In the far distant future, Dr Avrana Kern is about to realise her dream of observing the evolution of sentience in a species.  She’s found the perfect planet, has developed a special sentience virus and acquired a shipload of monkeys to be deposited on their new world.  But disaster strikes! The ship is destroyed on the way to the planet and Dr Kern, unable to return home, leaves an Artificial Intelligence in charge of her satellite and puts herself into the stasis in the hope of one day being rescued. What she doesn’t realise is that, although the monkeys didn’t make it, her virus did and, guess what, the planet isn’t actually uninhabited ….

A long, long time passes.

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Babylon 5 – ‘Sleeping in Light’

Twitter reminded me that today is the twentieth broadcast anniversary of the final episode of Babylon 5, ‘Sleeping in Light‘. The episode is set twenty years in the future and follows John Sheridan and his friends as they prepare for his death while, at the same time, the station is being decommissioned.

I remember crying all day after watching ‘Sleeping in Light’. But I was crying in a good ‘I’m sad but satisfied’ kind of way. If I have any criticism of the episode, I feel it’s a little self-indulgent about Sheridan. I would also have very much liked to find out what happened to Lyta and Lennier, but they may have been planning to tell those stories in spin-offs and sequels that never happened. Still, it’s a beautiful finale that respects the integrity of the characters and the story and, overall, feels right.

I owe a lot to Babylon 5. It got me through some difficult times in my early twenties. At one point, I had terrible insomnia and the only way I could get to sleep was to put on an episode and watch until I dropped off.

As well as being an absolute masterpiece of character-driven arc storytelling, I think Babylon 5 proves that a strong creator can engage thoughtfully with the fans and maintain artistic integrity, without ever becoming emotionally manipulative, exploitative or even abusive.

Now that it really is twenty years later, Babylon 5 is still a story I can return to and rely on to be there for me when I need it and that’s really precious.

Perhaps its time for a re-watch.

SF Link Round-up

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SF Link Round-up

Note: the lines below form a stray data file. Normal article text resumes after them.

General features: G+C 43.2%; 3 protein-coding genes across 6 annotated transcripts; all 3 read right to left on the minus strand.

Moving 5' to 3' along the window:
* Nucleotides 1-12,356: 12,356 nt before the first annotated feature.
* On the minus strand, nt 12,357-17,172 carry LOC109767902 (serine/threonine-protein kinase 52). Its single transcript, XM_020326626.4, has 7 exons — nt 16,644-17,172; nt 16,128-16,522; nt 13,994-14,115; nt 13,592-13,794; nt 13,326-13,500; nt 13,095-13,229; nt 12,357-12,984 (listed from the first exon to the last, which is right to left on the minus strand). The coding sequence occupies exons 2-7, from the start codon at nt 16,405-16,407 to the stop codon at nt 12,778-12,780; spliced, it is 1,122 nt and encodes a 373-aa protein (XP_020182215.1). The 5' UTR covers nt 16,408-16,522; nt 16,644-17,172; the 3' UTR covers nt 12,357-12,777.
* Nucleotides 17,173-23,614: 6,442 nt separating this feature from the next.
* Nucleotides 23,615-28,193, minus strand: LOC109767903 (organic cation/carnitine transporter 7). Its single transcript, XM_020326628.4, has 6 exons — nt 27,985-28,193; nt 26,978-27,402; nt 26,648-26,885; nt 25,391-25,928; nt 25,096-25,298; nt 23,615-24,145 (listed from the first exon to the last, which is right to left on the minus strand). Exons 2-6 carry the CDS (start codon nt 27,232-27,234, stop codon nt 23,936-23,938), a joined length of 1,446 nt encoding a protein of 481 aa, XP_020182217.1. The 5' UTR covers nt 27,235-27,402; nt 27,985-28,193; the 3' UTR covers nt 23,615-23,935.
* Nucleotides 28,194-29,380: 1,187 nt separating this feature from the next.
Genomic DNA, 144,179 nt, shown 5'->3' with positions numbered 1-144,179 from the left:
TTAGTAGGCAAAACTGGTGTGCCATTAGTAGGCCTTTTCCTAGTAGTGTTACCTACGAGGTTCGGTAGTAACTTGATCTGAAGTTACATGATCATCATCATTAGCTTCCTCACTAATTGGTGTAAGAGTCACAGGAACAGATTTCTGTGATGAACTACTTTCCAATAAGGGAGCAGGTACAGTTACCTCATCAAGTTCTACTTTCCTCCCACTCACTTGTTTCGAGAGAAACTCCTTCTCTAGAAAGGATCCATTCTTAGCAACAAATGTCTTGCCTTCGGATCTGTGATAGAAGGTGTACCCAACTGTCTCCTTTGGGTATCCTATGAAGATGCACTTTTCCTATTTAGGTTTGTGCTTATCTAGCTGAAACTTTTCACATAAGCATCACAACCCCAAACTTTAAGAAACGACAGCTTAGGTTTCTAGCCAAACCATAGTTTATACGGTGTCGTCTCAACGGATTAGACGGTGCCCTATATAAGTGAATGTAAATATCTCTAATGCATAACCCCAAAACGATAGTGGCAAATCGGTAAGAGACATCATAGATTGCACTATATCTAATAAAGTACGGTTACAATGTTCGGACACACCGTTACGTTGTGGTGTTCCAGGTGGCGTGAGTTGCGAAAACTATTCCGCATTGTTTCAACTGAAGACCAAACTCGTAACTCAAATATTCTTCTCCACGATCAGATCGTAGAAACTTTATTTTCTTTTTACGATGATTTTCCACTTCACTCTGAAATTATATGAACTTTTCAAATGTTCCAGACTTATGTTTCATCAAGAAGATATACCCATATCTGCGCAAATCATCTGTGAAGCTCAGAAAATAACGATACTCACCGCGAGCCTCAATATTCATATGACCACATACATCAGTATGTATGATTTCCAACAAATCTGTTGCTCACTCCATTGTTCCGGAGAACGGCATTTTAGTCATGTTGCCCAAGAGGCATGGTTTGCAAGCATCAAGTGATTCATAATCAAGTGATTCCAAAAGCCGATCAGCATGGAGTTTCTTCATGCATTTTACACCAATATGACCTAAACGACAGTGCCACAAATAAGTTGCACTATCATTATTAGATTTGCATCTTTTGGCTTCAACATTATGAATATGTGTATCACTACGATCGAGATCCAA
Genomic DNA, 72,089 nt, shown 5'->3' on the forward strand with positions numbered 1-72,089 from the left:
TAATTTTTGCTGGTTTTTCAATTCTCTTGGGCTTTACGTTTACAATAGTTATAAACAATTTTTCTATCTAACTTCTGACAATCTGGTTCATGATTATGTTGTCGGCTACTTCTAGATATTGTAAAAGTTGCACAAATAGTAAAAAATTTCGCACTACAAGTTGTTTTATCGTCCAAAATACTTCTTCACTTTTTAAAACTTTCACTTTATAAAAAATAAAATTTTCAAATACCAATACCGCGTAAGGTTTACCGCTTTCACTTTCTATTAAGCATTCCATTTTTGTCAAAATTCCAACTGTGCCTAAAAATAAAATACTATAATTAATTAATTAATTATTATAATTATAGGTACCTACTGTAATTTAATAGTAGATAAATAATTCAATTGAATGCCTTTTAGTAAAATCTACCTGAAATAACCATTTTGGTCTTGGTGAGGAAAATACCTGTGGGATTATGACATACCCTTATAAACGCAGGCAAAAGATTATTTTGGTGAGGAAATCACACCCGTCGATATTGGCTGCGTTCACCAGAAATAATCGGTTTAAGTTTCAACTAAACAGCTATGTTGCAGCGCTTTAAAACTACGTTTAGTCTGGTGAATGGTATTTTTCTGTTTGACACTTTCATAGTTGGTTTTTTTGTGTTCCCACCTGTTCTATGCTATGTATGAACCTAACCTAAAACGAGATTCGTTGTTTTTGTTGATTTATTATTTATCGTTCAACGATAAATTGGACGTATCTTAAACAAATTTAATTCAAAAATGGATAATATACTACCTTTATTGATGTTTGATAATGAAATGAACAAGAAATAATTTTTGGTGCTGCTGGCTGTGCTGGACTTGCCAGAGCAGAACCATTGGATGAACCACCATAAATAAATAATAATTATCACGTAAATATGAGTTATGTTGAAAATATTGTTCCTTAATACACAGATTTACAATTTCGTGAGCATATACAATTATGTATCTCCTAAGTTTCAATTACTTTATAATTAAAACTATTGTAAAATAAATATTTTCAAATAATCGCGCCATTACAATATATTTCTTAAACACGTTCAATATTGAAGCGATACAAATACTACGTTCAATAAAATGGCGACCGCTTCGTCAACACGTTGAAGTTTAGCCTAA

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Candas Jane Dorsey, Machine Sex and Other Stories (1988)

The stories in Candas Jane Dorsey’s collection Machine Sex are melancholy and evocative. They are concerned with themes of alienation, displacement, transition and loss, but also with the importance of making connections and the possibilities that may be played out within the limits of our human lives.

The two linked stories, ‘The Prairie Warriors’ and ‘War and Rumours of War’, are set during a moment of transition at the end of old relationships and the beginning of new ones.  As part of a long tradition, a small community gives a young girl to a separatist society of female warriors.  The story is told from the perspectives of the girl and the two women who are sent to collect her. Traumatised, addicted to drugs, hostile and desperately needy, the girl finds herself faced with an entirely new set of values and ways of relating. She must decide whether to let go of her old life and take the risk of connecting with her new companions.  The story features one of the best representations of a disturbed teenager that I’ve ever come across and probably draws on Dorsey’s own life experience as a social worker.  Dorsey also identifies as a queer writer and sexuality is well-handled in her stories.  I especially liked the way ‘Prairie Warriors’ contrasts the sexually abusive patriarchal world of the town with the dynamics of the warrior society in which sexuality is not commodified.

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The 10 short stories that got me into reading science fiction

Some of my earliest memories are of sitting on the sofa with my Mum watching re-runs of Dr Who, Blake’s 7 and the original Star Trek.  I’m not sure if she knew I was paying attention, what with Blake’s 7 hardly being suitable viewing for a five year-old.  A few years later I was into Star Trek: The Next Generation and Quantum Leap and would try and get away with staying up late to watch The Twilight Zone and Outer Limits reboots. Then it was The X-Files, Babylon 5 and all the rest of those nineties SF shows.

Considering how much science fiction I watched on television, I was surprisingly slow to start reading the genre.  When I did eventually come to the literature of science fiction, it was through reading short stories and this is a list of the ones that have stayed with me.

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Gardner Dozois (ed.), The Mammoth Book of Best New Science Fiction 21 (2008)

This is my first encounter with the acclaimed Mammoth Book of Best New SF and I can see why its editor has won so many awards over the years. The stories selected here are of consistently high quality and offer a balanced collection of new and established writers.

On the downside, the content of issue 21 is dominated by white, male authors (25 men to 8 women) and you can see that in 2008, women writers and writers of colour were not getting the same level of attention as white, male writers. As far as I could tell (without looking everyone up) there are only two writers of colour included in this anthology! On a somewhat more positive note, the stories do feature a lot of female protagonists (16 of the 25 stories) which does at least suggest that male writers are starting to consider women as being worth writing about, which is something.